Mapping the purple menace: spatiotemporal distribution of purple loosestrife (Lythrum salicaria) along roadsides in northern New York State.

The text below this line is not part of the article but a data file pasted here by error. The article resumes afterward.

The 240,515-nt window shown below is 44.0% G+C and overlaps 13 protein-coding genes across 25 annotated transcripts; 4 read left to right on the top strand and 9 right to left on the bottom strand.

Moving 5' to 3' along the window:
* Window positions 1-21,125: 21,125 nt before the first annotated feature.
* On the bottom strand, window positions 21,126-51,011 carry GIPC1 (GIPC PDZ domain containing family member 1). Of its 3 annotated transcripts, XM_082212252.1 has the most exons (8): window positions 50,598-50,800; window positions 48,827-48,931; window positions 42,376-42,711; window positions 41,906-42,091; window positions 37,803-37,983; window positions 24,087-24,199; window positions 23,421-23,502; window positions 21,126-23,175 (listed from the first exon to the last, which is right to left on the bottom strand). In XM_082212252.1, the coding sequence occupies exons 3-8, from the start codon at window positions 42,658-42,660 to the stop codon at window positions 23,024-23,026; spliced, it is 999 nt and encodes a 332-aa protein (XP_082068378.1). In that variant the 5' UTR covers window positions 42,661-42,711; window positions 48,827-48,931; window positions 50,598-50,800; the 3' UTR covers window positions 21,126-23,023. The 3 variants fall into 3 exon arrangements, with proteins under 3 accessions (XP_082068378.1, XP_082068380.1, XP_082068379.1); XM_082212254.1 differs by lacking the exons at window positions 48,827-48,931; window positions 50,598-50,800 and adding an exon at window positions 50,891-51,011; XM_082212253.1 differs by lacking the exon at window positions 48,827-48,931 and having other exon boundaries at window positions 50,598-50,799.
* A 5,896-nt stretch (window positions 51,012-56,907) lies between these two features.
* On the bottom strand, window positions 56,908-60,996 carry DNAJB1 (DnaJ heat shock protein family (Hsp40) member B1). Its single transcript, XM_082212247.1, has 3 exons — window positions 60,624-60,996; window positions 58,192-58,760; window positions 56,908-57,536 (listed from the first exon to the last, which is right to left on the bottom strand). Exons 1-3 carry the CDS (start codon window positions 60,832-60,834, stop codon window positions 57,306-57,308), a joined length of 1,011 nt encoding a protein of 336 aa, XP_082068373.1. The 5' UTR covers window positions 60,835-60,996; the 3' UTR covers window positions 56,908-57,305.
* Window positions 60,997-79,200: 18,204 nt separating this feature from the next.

Purple loosestrife (Lythrum salicaria L.) is an invasive, herbaceous plant, frequently found in wetlands, creating monoculture stands, resulting in intensive management strategies in central New York, Ontario, and Quebec. The goal of this study was to identify the extent of infestations and to investigate factors that promote the spread of purple loosestrife. We attempted to answer several questions regarding level of infestation, connection to mowing, and influence of culverts. During flowering season in July and August, 2017-2019, we mapped infestations along 150 km (93 miles) of state highway between the Adirondack Park and the St. Lawrence River using the ESRI Collector app. The results of our preliminary analysis revealed significant increase in the number of plants (P < 0.001). In addition, a linear correlation analysis demonstrated a higher loosestrife density with an increase in plant species richness and a decrease in the distance to the closest infestation and wetland (P < 0.001 each). We found no statistical evidence that mowing promotes the spread of loosestrife. As expected, there were more individual infestations in highway ditches, but larger and denser infestations in wetlands (P = 0.003 in 2019). Culverts enable purple loosestrife to spread underneath highways and should be managed to prevent spread.